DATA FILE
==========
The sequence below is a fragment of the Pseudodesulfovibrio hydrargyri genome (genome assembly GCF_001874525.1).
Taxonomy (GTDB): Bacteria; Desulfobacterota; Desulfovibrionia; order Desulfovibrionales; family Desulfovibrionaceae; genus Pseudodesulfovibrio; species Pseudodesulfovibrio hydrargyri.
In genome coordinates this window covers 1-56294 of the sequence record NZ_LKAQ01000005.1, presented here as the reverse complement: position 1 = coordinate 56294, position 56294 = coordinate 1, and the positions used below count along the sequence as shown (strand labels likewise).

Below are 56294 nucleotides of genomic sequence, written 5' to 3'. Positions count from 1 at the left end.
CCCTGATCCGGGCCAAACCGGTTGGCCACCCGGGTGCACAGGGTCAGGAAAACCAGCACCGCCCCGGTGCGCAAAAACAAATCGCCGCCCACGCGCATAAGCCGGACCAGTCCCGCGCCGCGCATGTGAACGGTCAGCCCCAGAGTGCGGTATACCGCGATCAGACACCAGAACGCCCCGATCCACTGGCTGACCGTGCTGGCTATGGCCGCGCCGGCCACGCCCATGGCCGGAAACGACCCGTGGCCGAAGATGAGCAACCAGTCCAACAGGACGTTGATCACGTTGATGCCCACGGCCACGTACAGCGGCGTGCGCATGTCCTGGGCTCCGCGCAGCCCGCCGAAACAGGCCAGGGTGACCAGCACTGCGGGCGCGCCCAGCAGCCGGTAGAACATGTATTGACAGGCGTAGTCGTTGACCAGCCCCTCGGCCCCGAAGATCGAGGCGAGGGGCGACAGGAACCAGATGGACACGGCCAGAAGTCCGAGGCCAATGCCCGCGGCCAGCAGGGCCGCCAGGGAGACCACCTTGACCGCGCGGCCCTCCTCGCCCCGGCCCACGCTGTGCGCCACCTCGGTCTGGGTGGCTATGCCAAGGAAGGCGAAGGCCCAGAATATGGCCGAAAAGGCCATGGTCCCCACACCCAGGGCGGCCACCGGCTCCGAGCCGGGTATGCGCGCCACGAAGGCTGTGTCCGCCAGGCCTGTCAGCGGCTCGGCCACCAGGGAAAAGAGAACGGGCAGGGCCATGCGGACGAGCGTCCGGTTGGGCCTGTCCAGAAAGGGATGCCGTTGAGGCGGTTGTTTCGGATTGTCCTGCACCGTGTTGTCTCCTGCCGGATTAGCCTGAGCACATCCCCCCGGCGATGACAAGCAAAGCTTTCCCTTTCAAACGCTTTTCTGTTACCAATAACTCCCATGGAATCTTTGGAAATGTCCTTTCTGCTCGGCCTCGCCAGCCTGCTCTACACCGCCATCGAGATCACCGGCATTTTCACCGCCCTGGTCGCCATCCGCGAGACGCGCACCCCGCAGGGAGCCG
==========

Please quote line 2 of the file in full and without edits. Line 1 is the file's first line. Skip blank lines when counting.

Taxonomy (GTDB): Bacteria; Desulfobacterota; Desulfovibrionia; order Desulfovibrionales; family Desulfovibrionaceae; genus Pseudodesulfovibrio; species Pseudodesulfovibrio hydrargyri.